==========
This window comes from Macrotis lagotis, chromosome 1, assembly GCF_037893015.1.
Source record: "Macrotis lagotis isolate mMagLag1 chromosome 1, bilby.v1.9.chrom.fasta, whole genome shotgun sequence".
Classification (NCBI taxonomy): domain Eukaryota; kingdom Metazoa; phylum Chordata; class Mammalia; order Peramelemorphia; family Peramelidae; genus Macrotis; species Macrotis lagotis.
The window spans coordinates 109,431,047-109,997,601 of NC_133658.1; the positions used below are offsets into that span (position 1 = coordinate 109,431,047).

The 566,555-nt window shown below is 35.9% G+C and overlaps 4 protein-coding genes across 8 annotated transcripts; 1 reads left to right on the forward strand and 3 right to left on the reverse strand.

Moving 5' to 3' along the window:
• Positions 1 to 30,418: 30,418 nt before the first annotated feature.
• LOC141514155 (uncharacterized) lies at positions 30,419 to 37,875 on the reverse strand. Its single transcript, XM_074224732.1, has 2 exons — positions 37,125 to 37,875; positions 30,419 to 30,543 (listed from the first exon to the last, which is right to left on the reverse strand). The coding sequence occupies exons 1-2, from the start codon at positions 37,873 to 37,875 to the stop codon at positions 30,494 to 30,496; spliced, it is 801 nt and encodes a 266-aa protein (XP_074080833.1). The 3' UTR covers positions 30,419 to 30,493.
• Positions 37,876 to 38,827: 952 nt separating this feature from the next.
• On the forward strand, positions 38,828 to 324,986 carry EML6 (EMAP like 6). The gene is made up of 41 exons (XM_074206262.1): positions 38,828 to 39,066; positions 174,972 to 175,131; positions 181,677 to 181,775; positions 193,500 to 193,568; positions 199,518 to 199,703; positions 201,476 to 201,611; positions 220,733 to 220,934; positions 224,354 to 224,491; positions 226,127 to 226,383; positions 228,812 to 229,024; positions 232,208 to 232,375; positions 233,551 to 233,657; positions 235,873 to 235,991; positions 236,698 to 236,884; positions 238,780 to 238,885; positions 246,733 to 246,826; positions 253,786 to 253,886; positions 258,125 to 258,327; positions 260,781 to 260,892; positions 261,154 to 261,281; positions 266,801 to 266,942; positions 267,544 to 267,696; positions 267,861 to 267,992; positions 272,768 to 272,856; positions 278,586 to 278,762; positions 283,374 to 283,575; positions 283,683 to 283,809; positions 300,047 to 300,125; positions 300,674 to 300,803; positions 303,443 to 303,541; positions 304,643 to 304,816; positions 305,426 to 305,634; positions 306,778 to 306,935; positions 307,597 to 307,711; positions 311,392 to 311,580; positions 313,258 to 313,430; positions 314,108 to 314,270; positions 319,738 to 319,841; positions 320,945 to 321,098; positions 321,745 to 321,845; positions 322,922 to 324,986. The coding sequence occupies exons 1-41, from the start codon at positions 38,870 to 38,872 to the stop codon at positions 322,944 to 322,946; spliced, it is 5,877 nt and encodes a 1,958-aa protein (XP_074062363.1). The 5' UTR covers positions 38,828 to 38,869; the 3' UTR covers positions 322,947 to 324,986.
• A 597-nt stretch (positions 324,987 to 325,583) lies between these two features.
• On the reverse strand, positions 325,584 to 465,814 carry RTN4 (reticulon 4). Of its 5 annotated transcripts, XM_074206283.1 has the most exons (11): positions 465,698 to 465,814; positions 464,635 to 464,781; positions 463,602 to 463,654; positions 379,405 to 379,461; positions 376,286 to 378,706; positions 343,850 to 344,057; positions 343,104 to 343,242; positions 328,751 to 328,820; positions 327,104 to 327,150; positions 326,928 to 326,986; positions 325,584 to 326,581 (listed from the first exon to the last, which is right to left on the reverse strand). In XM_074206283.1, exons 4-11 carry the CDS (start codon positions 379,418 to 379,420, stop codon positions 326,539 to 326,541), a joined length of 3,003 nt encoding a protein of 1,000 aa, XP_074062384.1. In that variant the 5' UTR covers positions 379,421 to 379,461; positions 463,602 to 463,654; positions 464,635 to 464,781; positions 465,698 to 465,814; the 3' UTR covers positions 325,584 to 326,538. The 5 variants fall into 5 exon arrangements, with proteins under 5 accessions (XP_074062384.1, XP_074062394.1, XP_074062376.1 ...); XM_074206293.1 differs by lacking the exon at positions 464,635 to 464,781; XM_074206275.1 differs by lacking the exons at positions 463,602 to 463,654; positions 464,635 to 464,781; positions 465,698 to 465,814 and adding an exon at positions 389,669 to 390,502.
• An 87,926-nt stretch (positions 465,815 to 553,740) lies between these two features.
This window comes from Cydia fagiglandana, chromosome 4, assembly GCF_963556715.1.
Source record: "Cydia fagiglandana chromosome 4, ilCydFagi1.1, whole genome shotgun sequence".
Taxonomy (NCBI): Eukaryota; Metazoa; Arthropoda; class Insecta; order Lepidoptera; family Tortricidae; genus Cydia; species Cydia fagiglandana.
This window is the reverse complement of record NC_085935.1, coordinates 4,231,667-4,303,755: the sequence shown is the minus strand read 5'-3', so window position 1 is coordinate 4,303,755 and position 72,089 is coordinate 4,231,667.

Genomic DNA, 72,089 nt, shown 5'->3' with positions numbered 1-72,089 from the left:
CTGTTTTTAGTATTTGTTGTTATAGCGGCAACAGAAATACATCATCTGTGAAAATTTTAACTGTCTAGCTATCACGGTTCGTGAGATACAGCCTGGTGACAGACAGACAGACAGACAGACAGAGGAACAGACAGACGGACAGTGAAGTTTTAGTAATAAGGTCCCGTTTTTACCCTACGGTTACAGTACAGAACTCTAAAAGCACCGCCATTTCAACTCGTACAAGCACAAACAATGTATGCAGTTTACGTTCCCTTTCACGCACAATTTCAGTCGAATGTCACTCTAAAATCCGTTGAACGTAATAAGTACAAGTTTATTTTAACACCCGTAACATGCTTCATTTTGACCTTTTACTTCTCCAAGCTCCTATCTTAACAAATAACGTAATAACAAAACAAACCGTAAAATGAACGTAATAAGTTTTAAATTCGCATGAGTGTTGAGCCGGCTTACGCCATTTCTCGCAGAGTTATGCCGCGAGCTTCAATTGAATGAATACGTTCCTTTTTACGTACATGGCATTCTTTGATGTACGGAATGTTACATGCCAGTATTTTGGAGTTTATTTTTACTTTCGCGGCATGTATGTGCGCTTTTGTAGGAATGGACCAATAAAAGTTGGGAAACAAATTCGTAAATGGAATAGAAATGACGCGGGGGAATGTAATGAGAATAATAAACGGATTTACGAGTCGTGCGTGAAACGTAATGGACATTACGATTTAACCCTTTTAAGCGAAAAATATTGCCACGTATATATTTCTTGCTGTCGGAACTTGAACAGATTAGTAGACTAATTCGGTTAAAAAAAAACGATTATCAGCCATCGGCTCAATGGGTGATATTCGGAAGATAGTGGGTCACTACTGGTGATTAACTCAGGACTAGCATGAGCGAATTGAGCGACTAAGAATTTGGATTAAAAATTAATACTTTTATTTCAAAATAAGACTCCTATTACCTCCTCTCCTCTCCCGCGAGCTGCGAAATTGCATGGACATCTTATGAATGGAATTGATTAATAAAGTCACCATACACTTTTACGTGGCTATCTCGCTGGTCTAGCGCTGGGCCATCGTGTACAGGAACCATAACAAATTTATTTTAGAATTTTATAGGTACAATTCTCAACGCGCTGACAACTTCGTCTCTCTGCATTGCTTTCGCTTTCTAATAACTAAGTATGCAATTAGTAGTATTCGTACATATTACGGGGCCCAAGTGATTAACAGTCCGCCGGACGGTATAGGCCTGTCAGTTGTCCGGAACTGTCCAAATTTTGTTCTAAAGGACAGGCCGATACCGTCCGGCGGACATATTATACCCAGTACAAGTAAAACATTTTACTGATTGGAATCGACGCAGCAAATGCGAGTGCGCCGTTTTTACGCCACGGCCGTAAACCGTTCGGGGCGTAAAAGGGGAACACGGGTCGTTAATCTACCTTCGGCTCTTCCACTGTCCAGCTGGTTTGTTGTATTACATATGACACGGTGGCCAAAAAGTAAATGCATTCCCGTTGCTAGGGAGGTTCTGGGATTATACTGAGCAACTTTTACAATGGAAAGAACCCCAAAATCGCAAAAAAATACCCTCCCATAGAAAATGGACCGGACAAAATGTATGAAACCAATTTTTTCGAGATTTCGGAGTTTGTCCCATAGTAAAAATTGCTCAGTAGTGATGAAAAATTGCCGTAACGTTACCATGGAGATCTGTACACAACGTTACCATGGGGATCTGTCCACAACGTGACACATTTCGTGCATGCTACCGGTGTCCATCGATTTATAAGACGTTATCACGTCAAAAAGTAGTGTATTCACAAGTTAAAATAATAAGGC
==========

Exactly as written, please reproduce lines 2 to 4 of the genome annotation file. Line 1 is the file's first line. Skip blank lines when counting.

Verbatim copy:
Source record: "Macrotis lagotis isolate mMagLag1 chromosome 1, bilby.v1.9.chrom.fasta, whole genome shotgun sequence".
Classification (NCBI taxonomy): domain Eukaryota; kingdom Metazoa; phylum Chordata; class Mammalia; order Peramelemorphia; family Peramelidae; genus Macrotis; species Macrotis lagotis.
The window spans coordinates 109,431,047-109,997,601 of NC_133658.1; the positions used below are offsets into that span (position 1 = coordinate 109,431,047).